|Canon 1100D« »||5.1 in||3.9 in||3.1 in||17.5 oz||700||n||Feb 2011||449||Canon 1100D|
|Canon 550D« »||5.1 in||3.9 in||2.4 in||18.7 oz||440||n||Feb 2010||699||Canon 550D|
|Canon 500D« »||5.1 in||3.9 in||2.4 in||18.3 oz||400||n||Mar 2009||799||Canon 500D|
|Nikon D810« »||5.7 in||4.8 in||3.2 in||34.6 oz||1200||Y||Jun 2014||3,299||Nikon D810|
|Nikon Df« »||5.7 in||4.3 in||2.6 in||26.8 oz||1400||Y||Nov 2013||2,749||Nikon Df|
|Nikon D800« »||5.7 in||4.8 in||3.2 in||35.3 oz||900||Y||Feb 2012||2,999||Nikon D800|
|Nikon D3S« »||6.3 in||6.2 in||3.5 in||43.7 oz||4200||Y||Oct 2009||5,199||Nikon D3S|
|Nikon D3« »||6.3 in||6.2 in||3.5 in||45.9 oz||4300||Y||Aug 2007||4,999||Nikon D3|
|Note: Measurements and pricing do not include easily detachable parts, such as interchangeable lenses or optional viewfinders.|
Any camera decision will naturally be influenced heavily by the price. The listed launch prices provide an indication of the market segment that the manufacturer of the cameras have been targeting. The 4000D was launched at a markedly lower price (by 87 percent) than the D700, which puts it into a different market segment. Normally, street prices remain initially close to the MSRP, but after a couple of months, the first discounts appear. Later in the product cycle and, in particular, when the replacement model is about to appear, further discounting and stock clearance sales often push the camera price considerably down.
The size of the imaging sensor is a crucial determinant of image quality. A large sensor will generally have larger individual pixels that offer better low-light sensitivity, provide wider dynamic range, and have richer color-depth than smaller pixels in a sensor of the same technological generation. Furthermore, a large sensor camera will give the photographer more possibilities to use shallow depth-of-field in order to isolate a subject from the background. On the downside, larger sensors are more costly to manufacture and tend to lead to bigger and heavier cameras and lenses.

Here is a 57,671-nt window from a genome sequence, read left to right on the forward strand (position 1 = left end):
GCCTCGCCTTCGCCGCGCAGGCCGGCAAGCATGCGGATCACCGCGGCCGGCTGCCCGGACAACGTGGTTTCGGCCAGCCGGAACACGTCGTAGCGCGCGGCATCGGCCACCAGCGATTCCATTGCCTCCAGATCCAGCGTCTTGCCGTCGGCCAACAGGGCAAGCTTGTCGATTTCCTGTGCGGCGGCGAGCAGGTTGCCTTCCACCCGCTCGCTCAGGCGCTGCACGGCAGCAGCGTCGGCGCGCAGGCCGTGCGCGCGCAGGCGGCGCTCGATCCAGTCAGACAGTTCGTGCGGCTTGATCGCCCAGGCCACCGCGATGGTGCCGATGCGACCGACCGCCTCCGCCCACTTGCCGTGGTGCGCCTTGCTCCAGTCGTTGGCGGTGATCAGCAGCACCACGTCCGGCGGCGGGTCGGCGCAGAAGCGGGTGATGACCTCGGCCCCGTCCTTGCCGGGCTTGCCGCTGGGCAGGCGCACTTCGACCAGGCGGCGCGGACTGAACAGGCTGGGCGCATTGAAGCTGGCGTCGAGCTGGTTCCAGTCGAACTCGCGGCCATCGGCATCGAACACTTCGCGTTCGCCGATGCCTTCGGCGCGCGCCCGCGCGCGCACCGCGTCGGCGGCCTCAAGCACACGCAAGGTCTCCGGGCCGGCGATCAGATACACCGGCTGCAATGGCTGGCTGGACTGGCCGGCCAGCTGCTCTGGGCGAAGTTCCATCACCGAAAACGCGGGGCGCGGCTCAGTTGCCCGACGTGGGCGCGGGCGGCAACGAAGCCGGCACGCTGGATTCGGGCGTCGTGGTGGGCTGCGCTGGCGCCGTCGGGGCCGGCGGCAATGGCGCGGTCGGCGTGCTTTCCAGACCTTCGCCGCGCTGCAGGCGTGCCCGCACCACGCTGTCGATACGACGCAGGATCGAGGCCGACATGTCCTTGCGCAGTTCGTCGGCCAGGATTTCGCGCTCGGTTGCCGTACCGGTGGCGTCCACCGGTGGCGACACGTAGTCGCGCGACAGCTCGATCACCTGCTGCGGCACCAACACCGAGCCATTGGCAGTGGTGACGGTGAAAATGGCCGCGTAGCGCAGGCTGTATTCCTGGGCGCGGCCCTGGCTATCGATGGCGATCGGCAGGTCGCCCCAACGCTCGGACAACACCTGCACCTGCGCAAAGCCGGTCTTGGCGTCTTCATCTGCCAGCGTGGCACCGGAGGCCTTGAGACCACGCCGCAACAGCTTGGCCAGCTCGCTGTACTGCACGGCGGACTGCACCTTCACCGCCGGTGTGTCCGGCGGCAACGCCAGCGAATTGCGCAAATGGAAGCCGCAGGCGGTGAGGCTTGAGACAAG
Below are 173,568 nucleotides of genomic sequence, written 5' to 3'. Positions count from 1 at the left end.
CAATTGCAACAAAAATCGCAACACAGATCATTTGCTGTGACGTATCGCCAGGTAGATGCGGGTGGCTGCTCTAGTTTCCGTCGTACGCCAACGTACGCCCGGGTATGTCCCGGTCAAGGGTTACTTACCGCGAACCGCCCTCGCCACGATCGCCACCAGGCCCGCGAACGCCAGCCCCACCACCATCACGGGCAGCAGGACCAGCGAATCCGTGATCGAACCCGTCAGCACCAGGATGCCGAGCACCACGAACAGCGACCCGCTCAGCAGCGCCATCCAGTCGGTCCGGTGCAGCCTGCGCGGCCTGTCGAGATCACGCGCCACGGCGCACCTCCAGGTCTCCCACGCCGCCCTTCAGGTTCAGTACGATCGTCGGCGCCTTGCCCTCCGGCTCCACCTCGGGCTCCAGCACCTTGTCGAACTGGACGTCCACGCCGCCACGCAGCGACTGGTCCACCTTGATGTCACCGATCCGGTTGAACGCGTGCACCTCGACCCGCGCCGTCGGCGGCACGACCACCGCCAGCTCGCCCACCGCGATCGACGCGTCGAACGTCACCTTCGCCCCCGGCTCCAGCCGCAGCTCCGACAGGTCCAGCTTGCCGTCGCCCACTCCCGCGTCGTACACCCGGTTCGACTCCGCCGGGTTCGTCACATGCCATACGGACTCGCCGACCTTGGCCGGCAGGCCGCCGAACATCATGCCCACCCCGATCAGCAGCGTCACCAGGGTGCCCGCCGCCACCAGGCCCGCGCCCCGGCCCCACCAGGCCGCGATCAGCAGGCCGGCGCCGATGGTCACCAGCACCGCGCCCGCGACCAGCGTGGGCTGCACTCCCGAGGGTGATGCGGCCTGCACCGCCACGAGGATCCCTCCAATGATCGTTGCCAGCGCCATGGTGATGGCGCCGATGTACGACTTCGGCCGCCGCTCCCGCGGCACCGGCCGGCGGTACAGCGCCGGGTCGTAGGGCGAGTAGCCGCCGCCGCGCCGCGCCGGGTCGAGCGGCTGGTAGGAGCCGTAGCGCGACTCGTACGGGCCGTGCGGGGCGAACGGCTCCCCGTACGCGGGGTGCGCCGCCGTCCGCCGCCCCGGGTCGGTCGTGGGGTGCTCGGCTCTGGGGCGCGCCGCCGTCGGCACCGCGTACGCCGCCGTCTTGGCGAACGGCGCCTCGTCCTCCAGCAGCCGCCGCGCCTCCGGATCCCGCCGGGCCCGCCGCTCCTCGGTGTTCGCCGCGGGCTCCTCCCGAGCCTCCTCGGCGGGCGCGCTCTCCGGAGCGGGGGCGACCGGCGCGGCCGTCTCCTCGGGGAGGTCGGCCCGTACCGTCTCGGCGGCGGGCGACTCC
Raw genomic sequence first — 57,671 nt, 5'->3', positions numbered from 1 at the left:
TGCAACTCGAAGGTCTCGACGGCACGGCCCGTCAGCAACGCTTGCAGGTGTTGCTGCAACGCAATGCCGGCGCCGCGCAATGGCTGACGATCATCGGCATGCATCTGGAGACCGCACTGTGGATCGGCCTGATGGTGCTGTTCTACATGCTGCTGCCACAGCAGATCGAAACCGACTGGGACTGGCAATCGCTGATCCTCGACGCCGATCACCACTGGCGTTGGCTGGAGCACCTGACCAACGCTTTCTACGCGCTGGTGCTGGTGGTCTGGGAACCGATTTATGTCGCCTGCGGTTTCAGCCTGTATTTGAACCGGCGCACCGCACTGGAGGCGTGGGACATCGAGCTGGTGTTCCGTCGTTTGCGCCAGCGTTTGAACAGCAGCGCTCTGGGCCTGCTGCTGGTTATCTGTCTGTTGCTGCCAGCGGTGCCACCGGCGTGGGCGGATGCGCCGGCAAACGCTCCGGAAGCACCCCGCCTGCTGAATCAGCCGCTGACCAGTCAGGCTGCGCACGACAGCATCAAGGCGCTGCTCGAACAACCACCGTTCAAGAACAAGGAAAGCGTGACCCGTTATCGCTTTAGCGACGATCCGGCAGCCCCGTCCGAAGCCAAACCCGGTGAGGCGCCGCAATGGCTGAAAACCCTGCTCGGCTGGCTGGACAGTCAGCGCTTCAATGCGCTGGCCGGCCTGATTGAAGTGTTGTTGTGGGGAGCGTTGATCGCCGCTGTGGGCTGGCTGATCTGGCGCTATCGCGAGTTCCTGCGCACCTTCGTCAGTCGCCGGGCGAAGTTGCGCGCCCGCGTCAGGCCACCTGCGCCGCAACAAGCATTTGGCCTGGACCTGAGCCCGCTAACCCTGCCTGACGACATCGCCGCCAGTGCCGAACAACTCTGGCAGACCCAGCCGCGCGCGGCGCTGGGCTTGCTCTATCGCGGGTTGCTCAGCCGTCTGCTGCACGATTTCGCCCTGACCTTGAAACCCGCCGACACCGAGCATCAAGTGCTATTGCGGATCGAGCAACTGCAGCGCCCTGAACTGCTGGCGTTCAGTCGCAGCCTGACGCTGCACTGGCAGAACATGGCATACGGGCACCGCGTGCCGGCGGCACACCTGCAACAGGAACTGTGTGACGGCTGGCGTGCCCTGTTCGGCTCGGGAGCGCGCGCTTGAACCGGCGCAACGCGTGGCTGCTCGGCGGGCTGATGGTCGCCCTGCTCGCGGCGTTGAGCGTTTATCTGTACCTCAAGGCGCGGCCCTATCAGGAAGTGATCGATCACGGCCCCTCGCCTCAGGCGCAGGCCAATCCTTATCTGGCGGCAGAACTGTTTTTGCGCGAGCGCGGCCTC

Of the two cameras under consideration, the Canon 4000D features an APS-C sensor and the Nikon D700 a full frame sensor. The sensor area in the D700 is 159 percent bigger. As a result of these sensor size differences, the cameras have a format factor of, respectively, 1.6 and 1.0. Both cameras have a native aspect ratio (sensor width to sensor height) of 3:2.
Despite having a smaller sensor, the Canon 4000D offers a higher resolution of 17.9 megapixels, compared with 12.1 MP of the Nikon D700. This megapixels advantage comes at the cost of a higher pixel density and a smaller size of the individual pixel (with a pixel pitch of 4.31μm versus 8.43μm for the D700). However, it should be noted that the 4000D is much more recent (by 9 years and 7 months) than the D700, and its sensor will have benefitted from technological advances during this time that make it possible to gather light more efficiently.
The resolution advantage of the Canon 4000D implies greater flexibility for cropping images or the possibility to print larger pictures. The maximum print size of the 4000D for good quality output (200 dots per inch) amounts to 25.9 x 17.3 inch or 65.8 x 43.9 cm, for very good quality (250 dpi) 20.7 x 13.8 inch or 52.7 x 35.1 cm, and for excellent quality (300 dpi) 17.3 x 11.5 inch or 43.9 x 29.3 cm. The corresponding values for the Nikon D700 are 21.3 x 14.2 inch or 54.1 x 36 cm for good quality, 17 x 11.3 inch or 43.2 x 28.8 cm for very good quality, and 14.2 x 9.4 inch or 36 x 24 cm for excellent quality prints.
The Canon EOS 4000D has a native sensitivity range from ISO 100 to ISO 6400, which can be extended to ISO 100-12800. The corresponding ISO settings for the Nikon D700 are ISO 200 to ISO 6400, with the possibility to increase the ISO range to 100-25600.